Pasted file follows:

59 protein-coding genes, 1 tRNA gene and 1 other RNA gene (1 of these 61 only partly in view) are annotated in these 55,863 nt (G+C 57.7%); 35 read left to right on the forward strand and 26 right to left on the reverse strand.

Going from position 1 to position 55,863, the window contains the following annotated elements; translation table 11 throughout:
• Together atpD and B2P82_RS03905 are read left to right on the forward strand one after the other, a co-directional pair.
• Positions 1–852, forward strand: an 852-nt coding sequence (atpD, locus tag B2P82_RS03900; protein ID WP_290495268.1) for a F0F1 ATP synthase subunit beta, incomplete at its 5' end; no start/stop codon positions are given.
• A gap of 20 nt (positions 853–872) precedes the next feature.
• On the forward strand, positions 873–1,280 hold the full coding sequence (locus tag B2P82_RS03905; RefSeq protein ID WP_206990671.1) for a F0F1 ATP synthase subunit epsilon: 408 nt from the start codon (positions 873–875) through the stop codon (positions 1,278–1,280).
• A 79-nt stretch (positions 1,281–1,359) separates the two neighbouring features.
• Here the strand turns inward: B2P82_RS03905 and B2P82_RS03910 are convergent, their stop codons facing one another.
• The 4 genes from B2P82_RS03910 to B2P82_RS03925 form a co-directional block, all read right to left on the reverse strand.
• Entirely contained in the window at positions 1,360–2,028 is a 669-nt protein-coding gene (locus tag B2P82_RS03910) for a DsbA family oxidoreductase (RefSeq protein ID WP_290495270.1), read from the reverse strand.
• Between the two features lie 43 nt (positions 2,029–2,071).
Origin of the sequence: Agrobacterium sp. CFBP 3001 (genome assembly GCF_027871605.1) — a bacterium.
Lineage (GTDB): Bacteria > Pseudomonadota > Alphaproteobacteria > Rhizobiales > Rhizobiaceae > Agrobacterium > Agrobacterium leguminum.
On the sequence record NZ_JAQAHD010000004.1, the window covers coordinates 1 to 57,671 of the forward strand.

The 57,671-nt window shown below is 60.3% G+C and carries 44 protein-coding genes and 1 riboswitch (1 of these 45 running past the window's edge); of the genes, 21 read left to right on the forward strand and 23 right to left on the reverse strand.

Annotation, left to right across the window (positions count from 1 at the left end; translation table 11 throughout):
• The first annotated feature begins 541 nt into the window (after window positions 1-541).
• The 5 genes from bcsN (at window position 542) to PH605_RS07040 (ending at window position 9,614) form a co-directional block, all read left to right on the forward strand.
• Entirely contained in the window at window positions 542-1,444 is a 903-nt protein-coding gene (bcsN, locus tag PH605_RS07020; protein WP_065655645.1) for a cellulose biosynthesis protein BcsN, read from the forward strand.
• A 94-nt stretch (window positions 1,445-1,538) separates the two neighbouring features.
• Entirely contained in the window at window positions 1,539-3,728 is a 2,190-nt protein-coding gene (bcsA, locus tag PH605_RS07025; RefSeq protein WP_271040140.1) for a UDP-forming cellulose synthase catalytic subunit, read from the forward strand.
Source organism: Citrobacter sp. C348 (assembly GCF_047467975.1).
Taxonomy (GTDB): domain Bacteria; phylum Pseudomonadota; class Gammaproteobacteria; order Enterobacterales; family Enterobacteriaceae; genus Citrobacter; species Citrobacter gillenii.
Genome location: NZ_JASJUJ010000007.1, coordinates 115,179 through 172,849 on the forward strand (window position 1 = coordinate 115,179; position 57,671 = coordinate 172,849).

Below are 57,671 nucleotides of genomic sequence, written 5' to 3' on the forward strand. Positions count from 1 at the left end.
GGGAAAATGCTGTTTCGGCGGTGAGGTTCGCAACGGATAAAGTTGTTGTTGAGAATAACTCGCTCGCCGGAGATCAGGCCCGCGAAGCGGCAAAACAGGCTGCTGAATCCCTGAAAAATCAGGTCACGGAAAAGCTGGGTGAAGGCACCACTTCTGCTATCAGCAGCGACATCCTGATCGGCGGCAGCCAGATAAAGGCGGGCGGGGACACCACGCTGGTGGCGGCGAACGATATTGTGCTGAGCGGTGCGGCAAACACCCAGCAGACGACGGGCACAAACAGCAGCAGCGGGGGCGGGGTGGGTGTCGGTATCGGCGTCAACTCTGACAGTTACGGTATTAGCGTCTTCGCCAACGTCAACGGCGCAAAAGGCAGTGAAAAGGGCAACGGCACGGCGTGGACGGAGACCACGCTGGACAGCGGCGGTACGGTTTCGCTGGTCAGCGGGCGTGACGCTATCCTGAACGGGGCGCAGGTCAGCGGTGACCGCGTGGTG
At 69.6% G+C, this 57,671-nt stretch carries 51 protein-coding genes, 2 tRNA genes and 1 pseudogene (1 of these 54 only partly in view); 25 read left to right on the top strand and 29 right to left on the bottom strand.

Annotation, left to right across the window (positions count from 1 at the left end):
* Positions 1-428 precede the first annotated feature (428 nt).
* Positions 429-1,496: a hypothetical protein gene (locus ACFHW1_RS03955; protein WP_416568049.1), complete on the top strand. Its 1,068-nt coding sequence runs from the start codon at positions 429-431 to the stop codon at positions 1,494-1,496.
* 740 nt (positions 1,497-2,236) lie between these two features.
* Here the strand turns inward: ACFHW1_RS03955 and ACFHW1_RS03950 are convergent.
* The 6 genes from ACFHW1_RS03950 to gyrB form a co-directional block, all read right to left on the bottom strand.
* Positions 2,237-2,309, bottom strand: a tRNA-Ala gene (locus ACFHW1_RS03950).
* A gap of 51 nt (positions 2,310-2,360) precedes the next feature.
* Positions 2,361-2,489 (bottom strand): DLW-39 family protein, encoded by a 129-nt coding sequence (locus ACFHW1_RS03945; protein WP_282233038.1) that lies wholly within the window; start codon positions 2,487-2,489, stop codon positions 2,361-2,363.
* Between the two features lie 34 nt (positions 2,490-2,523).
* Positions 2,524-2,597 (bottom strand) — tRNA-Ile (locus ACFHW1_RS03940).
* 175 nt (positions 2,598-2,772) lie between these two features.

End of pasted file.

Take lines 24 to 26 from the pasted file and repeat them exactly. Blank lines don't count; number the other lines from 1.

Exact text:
Genome location: NZ_JASJUJ010000007.1, coordinates 115,179 through 172,849 on the forward strand (window position 1 = coordinate 115,179; position 57,671 = coordinate 172,849).

Below are 57,671 nucleotides of genomic sequence, written 5' to 3' on the forward strand. Positions count from 1 at the left end.
GGGAAAATGCTGTTTCGGCGGTGAGGTTCGCAACGGATAAAGTTGTTGTTGAGAATAACTCGCTCGCCGGAGATCAGGCCCGCGAAGCGGCAAAACAGGCTGCTGAATCCCTGAAAAATCAGGTCACGGAAAAGCTGGGTGAAGGCACCACTTCTGCTATCAGCAGCGACATCCTGATCGGCGGCAGCCAGATAAAGGCGGGCGGGGACACCACGCTGGTGGCGGCGAACGATATTGTGCTGAGCGGTGCGGCAAACACCCAGCAGACGACGGGCACAAACAGCAGCAGCGGGGGCGGGGTGGGTGTCGGTATCGGCGTCAACTCTGACAGTTACGGTATTAGCGTCTTCGCCAACGTCAACGGCGCAAAAGGCAGTGAAAAGGGCAACGGCACGGCGTGGACGGAGACCACGCTGGACAGCGGCGGTACGGTTTCGCTGGTCAGCGGGCGTGACGCTATCCTGAACGGGGCGCAGGTCAGCGGTGACCGCGTGGTG